RBC Wealth Management Reports – Hitting an ace: New tennis tournament aims to make a difference off the court

aceing autism participants and volunteers practice together

When autistic children get the opportunity to exercise, medical research suggests they receive a wide range of benefits – from boosting motor and cognitive skills to bettering social interactions and communication.

With those benefits in mind, a national nonprofit called ACEing Autism aims to get children with autism playing tennis, and a new tennis tournament in Texas sponsored by RBC Wealth Management is helping to make that happen.

Called the RBC Pro Challenge, the tournament is hosted by the Tyler Athletic and Swim Club in Tyler, Texas, and is one of three qualifying women’s tournaments in the USTA’s Australian Open Wild Card Challenge. The tournament’s beneficiary partner is ACEing Autism, which connects autistic children with the game of tennis. As beneficiary, ACEing Autism receives a portion of all tournament proceeds.

At the first annual RBC Pro Challenge held earlier this fall, ACEing Autism hosted a free tennis clinic for local families with children with autism. And though it was only the first year, several children showed up to participate.

“As far as first years go, it hit and exceeded everyone’s expectations,” says Scott McColluch, promoter of the RBC Pro Challenge and vice president of operations for Cliff Drysdale Management, which runs the Tyler Athletic and Swim Club. “We planted a seed of what we’d love for this to grow into.”

boy accepts tennis ball from aceing autism volunteer

Benefits to the game

ACEing Autism was founded in 2008 by Richard Spurling, a former professional tennis player and trainer, and his wife, a child neurologist specializing in autism and neurodevelopment disorders. They created the program after reading about research that showed how beneficial physical activity can be for kids with autism.

“Studies show that if you can get these kids active, it can really help them with other areas in their life,” says Spurling, now the organization’s executive director.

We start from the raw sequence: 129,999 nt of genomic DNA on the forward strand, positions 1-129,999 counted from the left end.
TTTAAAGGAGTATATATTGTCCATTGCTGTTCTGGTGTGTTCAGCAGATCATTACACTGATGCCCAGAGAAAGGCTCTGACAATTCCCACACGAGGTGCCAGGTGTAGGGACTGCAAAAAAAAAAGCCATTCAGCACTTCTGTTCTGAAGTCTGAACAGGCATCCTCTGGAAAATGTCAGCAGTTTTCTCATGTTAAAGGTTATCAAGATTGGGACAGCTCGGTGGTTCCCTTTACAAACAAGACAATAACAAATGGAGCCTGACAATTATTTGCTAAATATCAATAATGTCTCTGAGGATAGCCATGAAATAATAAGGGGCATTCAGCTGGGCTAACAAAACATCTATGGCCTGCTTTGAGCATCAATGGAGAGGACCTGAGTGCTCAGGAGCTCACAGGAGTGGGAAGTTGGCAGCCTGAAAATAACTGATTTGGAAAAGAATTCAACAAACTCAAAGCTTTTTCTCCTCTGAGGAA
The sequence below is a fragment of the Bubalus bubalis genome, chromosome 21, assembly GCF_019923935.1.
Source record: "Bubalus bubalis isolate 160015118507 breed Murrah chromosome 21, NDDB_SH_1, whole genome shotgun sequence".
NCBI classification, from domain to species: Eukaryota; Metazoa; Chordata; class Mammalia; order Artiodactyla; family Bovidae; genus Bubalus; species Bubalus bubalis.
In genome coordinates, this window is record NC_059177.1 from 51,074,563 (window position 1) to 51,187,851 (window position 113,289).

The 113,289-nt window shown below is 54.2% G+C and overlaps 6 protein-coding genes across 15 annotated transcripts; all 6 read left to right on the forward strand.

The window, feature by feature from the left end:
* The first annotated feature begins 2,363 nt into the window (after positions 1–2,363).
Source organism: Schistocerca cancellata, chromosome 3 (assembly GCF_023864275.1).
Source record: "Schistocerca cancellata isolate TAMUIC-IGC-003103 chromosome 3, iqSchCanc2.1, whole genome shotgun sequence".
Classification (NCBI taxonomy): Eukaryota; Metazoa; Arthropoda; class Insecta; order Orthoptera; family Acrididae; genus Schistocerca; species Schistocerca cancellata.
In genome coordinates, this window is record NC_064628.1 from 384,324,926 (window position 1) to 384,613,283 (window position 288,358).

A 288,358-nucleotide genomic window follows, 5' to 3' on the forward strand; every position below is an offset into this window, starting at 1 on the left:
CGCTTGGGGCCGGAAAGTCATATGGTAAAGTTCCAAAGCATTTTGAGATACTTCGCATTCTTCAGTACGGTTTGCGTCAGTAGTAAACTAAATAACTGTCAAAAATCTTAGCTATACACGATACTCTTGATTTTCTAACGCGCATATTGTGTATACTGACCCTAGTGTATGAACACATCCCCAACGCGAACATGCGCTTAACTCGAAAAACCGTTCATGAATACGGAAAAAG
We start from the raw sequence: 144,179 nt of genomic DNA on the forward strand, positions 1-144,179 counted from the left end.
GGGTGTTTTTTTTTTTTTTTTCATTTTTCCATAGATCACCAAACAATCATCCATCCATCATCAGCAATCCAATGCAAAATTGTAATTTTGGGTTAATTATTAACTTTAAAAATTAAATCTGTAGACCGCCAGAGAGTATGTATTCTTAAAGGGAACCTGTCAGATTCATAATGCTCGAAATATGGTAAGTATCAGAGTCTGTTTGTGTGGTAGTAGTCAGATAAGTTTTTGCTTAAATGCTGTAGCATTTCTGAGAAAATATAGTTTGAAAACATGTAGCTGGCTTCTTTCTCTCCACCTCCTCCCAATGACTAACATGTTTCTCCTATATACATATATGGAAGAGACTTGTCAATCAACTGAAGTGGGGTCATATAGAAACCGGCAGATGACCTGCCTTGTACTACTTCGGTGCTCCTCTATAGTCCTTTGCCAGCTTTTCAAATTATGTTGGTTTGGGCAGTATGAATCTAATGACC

The ACEing Autism curriculum follows a standard model that can be taught one-on-one to autistic children between the ages of 5 and 18, but also maintains the flexibility to cater to a child’s individual ability. Over the course of a 50-minute lesson, volunteers teach participants about different aspects of tennis, ranging from the rules of the game to different strokes they can use. The lessons provide an exercise opportunity for participants while also allowing them to be social, which Spurling says is equally important.

“The kids develop a relationship with the volunteer, and hopefully they’re also making friends while they’re playing,” he says. “That’s an area where they can struggle a bit.”

While the RBC Pro Challenge was a first for the Tyler community, in just under 10 years ACEing Autism has established ongoing programs in more than 50 locations in 24 states, helping more than 1,000 autistic children experience tennis.

“The work they do is so incredibly valuable,” says Andy Teller, director of RBC Wealth Management’s Dallas complex, which sponsored the tournament for the first time this year. “Their clinics are a great opportunity for these kids and their families.”

aceing autism volunteer shows young girl how to serve

Just the beginning

With the first RBC Pro Challenge a success, ACEing Autism is working toward building a long-term program in the Tyler area. Spurling hopes to get the word out about ACEing Autism’s curriculum to local families with autistic children, and also to local volunteers with tennis experience. The eventual goal is to be able to hold an eight-week program in the winter, and a six-week program in the spring.

Spurling hopes that as the RBC Pro Challenge continues to develop in the future, so too does ACEing Autism’s local presence.

“Hopefully the tour will grow, and hopefully next year we can raise more money to grow the program here,” he says. “The most important thing for us is to get kids with autism playing tennis.”

Photos courtesy of ACEing Autism. To read article at link click here